The Lord Bishop of Winchester: My Lords, in passing, it would be especially serious if the applicant were back in the DRC or Somalia, because there they would be in grievous danger. The Government were returning people to the DRC until very recently and had to be stopped in the courts from doing so. The basic point at issue is, to put it in rather un-legal terms, that the faster the track the more critical the quality of the legal assistance. I hope the Minister will reflect on that when he responds.

The Earl of Sandwich: My Lords, I shall add a word in support of the amendment. The right reverend Prelate has put it very well. He said that the cards are stacked against asylum seekers in the fast-track process. We have seen the decline of legal aid year on year, in parallel with what the Government are doing with this policy. It is simply unrealistic to expect an asylum seeker to follow the safeguards that the Minister is

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bound to mention in a minute within two or three days in this process. I would be grateful if he would explain how they are meant to do that.

Lord Bassam of Brighton: My Lords, I am grateful to noble Lords for raising the issue as it enables the Government to set out our position and perhaps to clarify a few issues. The Government believe that to accept this amendment, which removes the merits test for those in detention, would contradict our aim of ensuring that public funding is targeted on cases with merit and that weak cases are not supported. We need to make the best use of limited resources by ensuring that only cases with merit are funded and that genuine applicants are adequately supported through the process. The merits test is common in the criminal justice system for legal aid; it is not unique to this process.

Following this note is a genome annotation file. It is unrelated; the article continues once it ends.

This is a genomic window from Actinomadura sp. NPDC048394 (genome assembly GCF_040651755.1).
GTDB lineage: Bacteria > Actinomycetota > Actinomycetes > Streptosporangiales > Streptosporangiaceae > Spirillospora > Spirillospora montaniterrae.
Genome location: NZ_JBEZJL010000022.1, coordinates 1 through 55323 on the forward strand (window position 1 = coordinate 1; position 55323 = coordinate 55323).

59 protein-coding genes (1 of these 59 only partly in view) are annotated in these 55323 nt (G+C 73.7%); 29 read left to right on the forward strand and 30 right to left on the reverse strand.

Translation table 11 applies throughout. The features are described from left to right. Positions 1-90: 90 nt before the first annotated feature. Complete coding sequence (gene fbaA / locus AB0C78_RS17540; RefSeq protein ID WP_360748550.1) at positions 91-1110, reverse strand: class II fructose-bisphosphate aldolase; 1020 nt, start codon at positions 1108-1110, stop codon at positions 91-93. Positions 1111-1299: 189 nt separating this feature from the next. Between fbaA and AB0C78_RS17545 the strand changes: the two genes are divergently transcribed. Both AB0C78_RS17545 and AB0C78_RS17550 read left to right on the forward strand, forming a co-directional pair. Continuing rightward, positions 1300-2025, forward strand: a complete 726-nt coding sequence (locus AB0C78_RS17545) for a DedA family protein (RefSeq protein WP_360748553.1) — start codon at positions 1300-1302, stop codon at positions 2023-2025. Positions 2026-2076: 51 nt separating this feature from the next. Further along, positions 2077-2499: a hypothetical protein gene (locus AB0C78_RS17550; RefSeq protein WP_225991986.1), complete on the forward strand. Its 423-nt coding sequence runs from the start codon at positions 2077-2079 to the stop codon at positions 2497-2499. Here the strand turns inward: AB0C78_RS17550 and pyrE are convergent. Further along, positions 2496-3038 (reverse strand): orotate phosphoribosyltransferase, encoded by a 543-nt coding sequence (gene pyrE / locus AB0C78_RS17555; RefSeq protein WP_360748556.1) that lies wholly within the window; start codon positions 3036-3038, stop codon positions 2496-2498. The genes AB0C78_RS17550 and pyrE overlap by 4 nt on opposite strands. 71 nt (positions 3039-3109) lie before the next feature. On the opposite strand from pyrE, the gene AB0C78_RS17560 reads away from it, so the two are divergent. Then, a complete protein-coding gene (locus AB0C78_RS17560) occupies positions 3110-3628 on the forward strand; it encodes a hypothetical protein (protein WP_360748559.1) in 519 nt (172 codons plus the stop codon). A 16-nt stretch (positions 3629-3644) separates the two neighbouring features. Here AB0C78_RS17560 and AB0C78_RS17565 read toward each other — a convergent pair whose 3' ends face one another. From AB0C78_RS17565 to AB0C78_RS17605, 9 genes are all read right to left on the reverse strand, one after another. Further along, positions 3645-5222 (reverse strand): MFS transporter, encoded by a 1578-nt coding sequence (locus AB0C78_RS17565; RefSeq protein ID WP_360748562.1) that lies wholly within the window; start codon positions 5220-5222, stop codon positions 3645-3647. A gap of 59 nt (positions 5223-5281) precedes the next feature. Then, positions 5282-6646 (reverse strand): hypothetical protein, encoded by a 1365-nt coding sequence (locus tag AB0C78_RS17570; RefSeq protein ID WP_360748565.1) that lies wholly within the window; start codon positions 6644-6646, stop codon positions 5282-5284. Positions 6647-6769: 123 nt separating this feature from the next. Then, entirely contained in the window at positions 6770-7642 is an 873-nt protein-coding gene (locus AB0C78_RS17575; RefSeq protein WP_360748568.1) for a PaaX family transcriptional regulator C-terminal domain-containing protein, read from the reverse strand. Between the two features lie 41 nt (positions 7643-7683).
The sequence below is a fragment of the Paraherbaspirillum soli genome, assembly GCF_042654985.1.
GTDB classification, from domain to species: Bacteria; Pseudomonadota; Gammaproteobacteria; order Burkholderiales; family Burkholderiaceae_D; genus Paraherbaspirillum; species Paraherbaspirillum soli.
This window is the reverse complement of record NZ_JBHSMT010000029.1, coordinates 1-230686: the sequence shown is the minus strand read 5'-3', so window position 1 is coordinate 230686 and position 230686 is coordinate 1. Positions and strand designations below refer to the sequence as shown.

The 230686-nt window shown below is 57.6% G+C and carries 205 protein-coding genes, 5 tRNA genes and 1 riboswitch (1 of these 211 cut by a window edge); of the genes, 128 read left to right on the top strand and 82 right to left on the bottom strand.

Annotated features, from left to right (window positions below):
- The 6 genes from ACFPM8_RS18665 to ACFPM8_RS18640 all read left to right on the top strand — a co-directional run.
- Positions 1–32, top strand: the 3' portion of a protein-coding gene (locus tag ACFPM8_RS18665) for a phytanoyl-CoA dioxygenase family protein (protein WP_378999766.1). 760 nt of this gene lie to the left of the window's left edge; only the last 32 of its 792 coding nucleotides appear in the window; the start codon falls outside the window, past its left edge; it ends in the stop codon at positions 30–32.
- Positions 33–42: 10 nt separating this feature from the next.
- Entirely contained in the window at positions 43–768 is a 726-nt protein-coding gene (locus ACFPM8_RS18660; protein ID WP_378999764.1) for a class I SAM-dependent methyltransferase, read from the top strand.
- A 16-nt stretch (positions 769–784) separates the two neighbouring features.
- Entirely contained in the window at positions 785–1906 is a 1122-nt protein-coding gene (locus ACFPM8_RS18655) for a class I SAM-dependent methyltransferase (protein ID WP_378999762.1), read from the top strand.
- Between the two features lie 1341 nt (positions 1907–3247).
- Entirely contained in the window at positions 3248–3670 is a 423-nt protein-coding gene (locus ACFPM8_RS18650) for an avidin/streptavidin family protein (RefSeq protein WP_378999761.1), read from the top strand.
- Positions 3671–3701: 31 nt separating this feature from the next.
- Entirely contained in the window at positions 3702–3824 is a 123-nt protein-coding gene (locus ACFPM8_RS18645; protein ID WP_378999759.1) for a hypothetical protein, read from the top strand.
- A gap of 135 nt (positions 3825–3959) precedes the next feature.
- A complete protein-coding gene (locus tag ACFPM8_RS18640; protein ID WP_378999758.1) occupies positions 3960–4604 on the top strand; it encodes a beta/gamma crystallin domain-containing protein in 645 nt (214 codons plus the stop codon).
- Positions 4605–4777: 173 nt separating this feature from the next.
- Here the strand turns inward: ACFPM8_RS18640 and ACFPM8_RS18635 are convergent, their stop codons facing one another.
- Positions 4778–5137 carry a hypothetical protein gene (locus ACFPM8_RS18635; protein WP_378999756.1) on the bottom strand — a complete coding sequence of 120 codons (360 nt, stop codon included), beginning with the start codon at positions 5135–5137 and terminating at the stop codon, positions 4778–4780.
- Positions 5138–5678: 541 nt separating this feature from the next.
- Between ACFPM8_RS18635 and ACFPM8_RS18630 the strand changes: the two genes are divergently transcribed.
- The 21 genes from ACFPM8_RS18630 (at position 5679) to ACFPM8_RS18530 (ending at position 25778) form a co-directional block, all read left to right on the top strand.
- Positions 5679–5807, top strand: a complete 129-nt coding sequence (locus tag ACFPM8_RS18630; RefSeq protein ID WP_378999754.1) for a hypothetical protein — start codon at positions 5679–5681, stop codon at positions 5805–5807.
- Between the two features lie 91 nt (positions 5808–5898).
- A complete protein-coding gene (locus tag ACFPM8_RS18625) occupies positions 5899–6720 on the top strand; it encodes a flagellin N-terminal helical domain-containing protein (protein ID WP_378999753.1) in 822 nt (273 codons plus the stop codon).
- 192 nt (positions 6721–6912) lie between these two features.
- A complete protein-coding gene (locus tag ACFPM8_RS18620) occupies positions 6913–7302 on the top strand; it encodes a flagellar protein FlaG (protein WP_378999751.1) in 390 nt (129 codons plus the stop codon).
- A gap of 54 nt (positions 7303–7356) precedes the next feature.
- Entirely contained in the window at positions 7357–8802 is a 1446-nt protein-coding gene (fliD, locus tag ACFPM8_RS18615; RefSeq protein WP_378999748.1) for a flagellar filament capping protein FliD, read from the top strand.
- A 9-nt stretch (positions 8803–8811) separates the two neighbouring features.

The merits test for representation at the tribunal has existed since representation at appeal and bail hearings was brought into the scope of legal aid in January 2000. For funding to be granted, the prospects of success have to be moderate or better, which is defined as clearly over 50 per cent, as noble Lords understand. However, in asylum cases, if the prospects of success and the merits of the case are borderline or unclear, funding can still be granted if the case has wider public interest or is of overwhelming importance to the applicant. Where a case has a poor prospect of success, the fact that making or pursuing an application or representations will in itself prolong a client’s right to remain in the UK will not be treated as a sufficient benefit to continue with public funding.

It is inevitable that in any system of merits testing there will be applicants with poor cases who do not receive publicly-funded representation. The Legal Services Commission’s guidance to suppliers on the fast-track scheme states that where the client’s substantive appeal lacks merit and would not warrant the grant of funding for the appeal, the case may still merit the grant of funding for a bail application. The Government recognise that individuals detained under the fast-track process will face particular difficulties in securing representation where we are processing an asylum application under an accelerated timetable. That recognition is there. To ensure that clients in the fast-track process have early access to quality legal advice and representation, the Legal Services Commission runs duty representative schemes at Harmondsworth, Oakington and Yarl’s Wood removal centres.